With the application of the terms of the Schengen Agreement in our country, all passenger ships/ferries sailing regular routes from Patras and Igoumenitsa to Italy and back (without visiting any non-Schenken third-country ports) are included in the category of ships executing domestic routes.As a result, passengers travelling in these ships, whose only destinantion is to those ports situated on the sovereign land of the Schenken countries, do not have to undergo passport control.

Piraeus Harbor

Patras Harbor
Patras Port authority Tel: +30 2610 341002, 341024 ,361470

Igoumenitsa Harbor
Igoumenitsa port authority Tel: +30 26650 99400, 26650 99460

By train

Greece’s railway network is approximately 2,500 km long, covering the greater part of the mainland and linking the country to Central Europe and Turkey. The transportation of passengers, luggage and driver-accompanied vehicles is carried out through regularly scheduled routes that are amended every year. The routes are carried out by high-quality Intercity-type trains (express and regular) and by regular trains (high-speed), etc). When traveling by train, it is worth looking at the architecture of the old stations along the line, most of which had been built at the end of the 19th C. and are of unique workmanship and symbols of early industrial architecture.

*For more information on time-tables, ticket prices and special O.S.E. services, contact:

Hellenic Railways Organization (O.S.E.):

Call 1440 for pre-recorded information giving train departures (domestic and Athens-Thessaloniki)
Call 1110 for telephone reservations for passengers from Attica to Thessaloniki
O.S.E. Central Information 1-3 Karolou St, Athens, Tel: +30 210 5297777
Thessaloniki Railway Station. +30 2310 517517 - 8,
Off: 4 Trips, 18 Aristotelous St, Tel: +30 2310 598120
Patras: Railway Station. +30 2610 639108 - 9
Larisa Railway Station. +30 2410 236250
Off: 3 Trips, 37 Papakyriazi St, Tel: +30 2410 590239
Volos Railway Station. +30 24210 24056
Off: 8 Trips, 17 Iasonas St, Tel: +30 24210 28555
For special information and assistance for persons with special needs (), call: +30 210 5298838 (for Athens) and +30 2410 590263 (for Larisa). There are competent O.S.E. staff at the Athens and Larisa Railway Stations to assist persons with special needs who are traveling by train.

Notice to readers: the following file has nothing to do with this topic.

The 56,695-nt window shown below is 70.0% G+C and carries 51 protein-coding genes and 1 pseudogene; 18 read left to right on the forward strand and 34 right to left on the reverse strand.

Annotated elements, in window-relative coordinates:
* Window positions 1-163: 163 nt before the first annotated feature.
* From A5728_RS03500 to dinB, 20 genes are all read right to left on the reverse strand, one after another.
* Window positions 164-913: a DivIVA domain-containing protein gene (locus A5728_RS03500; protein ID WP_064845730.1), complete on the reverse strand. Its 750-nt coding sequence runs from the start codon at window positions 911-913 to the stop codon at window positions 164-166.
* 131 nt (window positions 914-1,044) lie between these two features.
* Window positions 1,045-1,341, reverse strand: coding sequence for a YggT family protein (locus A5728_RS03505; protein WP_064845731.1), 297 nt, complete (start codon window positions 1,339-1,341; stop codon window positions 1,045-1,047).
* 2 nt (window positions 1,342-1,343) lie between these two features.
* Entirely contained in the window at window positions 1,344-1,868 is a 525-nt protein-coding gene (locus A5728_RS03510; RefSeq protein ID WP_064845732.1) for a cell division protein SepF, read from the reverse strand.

For information on foreign bus routes, call: +30 210 5298739 - 40, +30 210 5135768 - 9

By car

Greece 's road network covers 117,000 kilometres. Following the modernization of the two large national highways, the construction of a major section of the Egnatia Road, etc., driving along most of the national highway network is now easier and without problems. There are numerous gas stations, restaurants and parking areas sited along the length of the road network, allowing drivers and passengers to stop and rest briefly.
The border crossing points for entering Greece by road from the neighboring Balkan countries are Exochi Drama for Bulgaria, Evzones Kilkis for FYROM, Kakavia in the Ioannina Prefecture for Albania and Kipoi Evrou for Turkey.

The main road axes in Greece are listed below, followed by the European road number :

Athens- Thessaloniki (E 75 )
Athens- Corinth (E 94 )
Corinth- Patras (E 65 )
Corinth-Tripoli- Kalamata (E 65 )
Patras-Pyrgos-Oly mpia (E 55 )
Thessaloniki-Kavala- Alexandroupoli (E 90 )
Igoumenitsa-Alexandroupoli (Egnatia Odos Motorway)
Chania-Agios Nikolaos ( Crete E 75)

Driving Licenses
E.U. Member-State citizens may use their own national driving license, while citizens of other countries must have an international driving license together with their own valid national driving license.